Wednesday, December 18, 2002

18/12/02 The state of the nation ...

Here we are again: time to wish all of you a Hairy Gristlemouse and a very Furry New Bear. With chocolate sprinkles on it.

As Malyon has just reminded me, only three more days to go before the Christmas holidays, and then on Sunday or Monday we head off to Pesselière for a week's holiday stuffing our faces. I'm going to cause great cries of anguish because I'll take the portable along in the hope of getting some of the work done that really needs to be done before mid-January - for once I'm actually going on holiday with everyone else, that surely ought to count for something! At least I'll be more or less incommunicado, given that my cellphone only works there if I wander 500m down the road and stand in the middle of a turnip field, which is fine in summer (if you like turnips) but not much of a thrill in the middle of winter.

Not that winter, so far, has been up to much. We're still waiting for some snow down here, but it's been amazingly warm (well, above or about zero) and all we've had to date is rain. Ploppy rain, on a couple of occasions, but rain nonetheless. I can't say that I'm personally too put out by this. Maybe all the Parisians will stay at home instead of coming down here to block the autoroutes.

Got Jeremy's school report the other day, and I was pleasantly surprised. The state of his exercise book is, as his teacher delicately put it, "unacceptable", but his French is passable (we may have to work on that with him, though godnose how, as I'm certainly not competent to do it) and his maths is excellent. He decided to learn how to do division last weekend (they don't learn that yet at school) and found it easy. We'll see.

He'll finish the rugby season and then we'll see what happens with that: he still enjoys playing but complains that the other kids pick on him because he's a New Zealander, and make rude remarks about how Kiwis don't know how to play the game. Unfortunately, advice to eight-year-olds on ignoring the stupid comments of other eight-year-old titheads is invariably ignored. Ah well.

All in all, I think we're gaining ground and he may eventually graduate to join the human race. He was very - and deservedly - proud of buying all his Christmas presents with his very own money: he managed to save up his pocket money for two months and then went out with Margo and blew it all buying presents.

Malyon on the other hand needs to pull up her socks (or sockettes, for the fashion now is to wear socks that just cover your feet up to where your shoes end): she only managed an average of 18/20. There's a bit of extra work to be done there. She's 13 and feels that she should be treated as an adult: for the moment, as far as I'm concerned, she's still on probation. Even if she does remind us very strongly of Saffy, from Ab Fab.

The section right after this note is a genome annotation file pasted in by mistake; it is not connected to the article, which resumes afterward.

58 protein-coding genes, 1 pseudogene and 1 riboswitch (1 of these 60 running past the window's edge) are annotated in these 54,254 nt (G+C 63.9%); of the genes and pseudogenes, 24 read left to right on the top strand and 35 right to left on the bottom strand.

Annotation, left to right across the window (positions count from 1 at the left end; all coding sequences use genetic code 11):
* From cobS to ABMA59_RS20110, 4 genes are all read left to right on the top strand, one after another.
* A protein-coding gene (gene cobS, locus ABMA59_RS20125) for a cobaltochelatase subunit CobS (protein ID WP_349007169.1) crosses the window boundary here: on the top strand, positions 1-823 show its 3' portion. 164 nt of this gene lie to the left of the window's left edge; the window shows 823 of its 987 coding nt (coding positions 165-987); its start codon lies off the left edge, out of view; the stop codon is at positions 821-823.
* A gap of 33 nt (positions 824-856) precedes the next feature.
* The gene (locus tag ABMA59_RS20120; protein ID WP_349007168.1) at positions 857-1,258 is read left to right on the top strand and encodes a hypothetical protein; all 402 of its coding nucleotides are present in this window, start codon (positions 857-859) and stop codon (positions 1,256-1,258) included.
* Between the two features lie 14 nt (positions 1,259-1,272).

She's much in demand at the college at the moment, as they're off to England early next year and she's the nearest thing they've got to an English-speaker in the class. She'll be able to teach them all about the delights of stodgy pud.

What she really wants is for me to trade up the Alfa 146 for a Zagato or an old Spyder. Not for any practical reason, just so that I can ostentatiously drop her off at school in a racy convertible, and she can murmur to any of her friends who dare to ask "No, that's just my Dad". She'll have to settle for a 156, I think. (Reminds me that some parents have made comments to Margo about my appearance when I drop the kids off to school. "Zombie" is one of the kinder words they've used. It's true that I'm not at my best first thing in the morning, but I still find that a bit cruel.)

Margo is waiting for the end of the year as impatiently as the kids. She finds 20-odd hours a week in intimate contact with ill-mannered, badly brought-up high-school turds rather wearing, and I can't blame her. (I'd probably have committed criminal acts by now, not being nearly so patient or forgiving - or not being paid enough to be so, at any rate.) Next year she's planning on demanding no more than 8 hours a week with college brats, the rest with adults, thanks very much.

As for me, business is ticking over nicely at the moment, even if we do have to make our accountant cut a few corners from time to time. Like today, when one of our clients, Novartis, asked us to bill them - before the end of the year - for about 50 000 euros for work to be done next year: question of finishing off the budget so that they can put justifiably put in a request for the same budget next year. ("If you've got it, you'd better spend it before budget review time") Don't want all that extra cash appearing in our books for this year, so we'll have to put out a false bill - for their eyes only - this year, and another (for the French authorities) next year. And hope they don't pay us before we do the official bill. And for once we've actually got cash in the bank at the end of the year, some of our clients having kindly consented to pay us. (But there's still about 50 000 euros sitting out there waiting to come to papa: if it all comes in at once I may succumb to temptation and flee to Bolivia with the cash. Serve the bank right, useless pack of illegitimate mother-loving offspring of female dogs that they are.)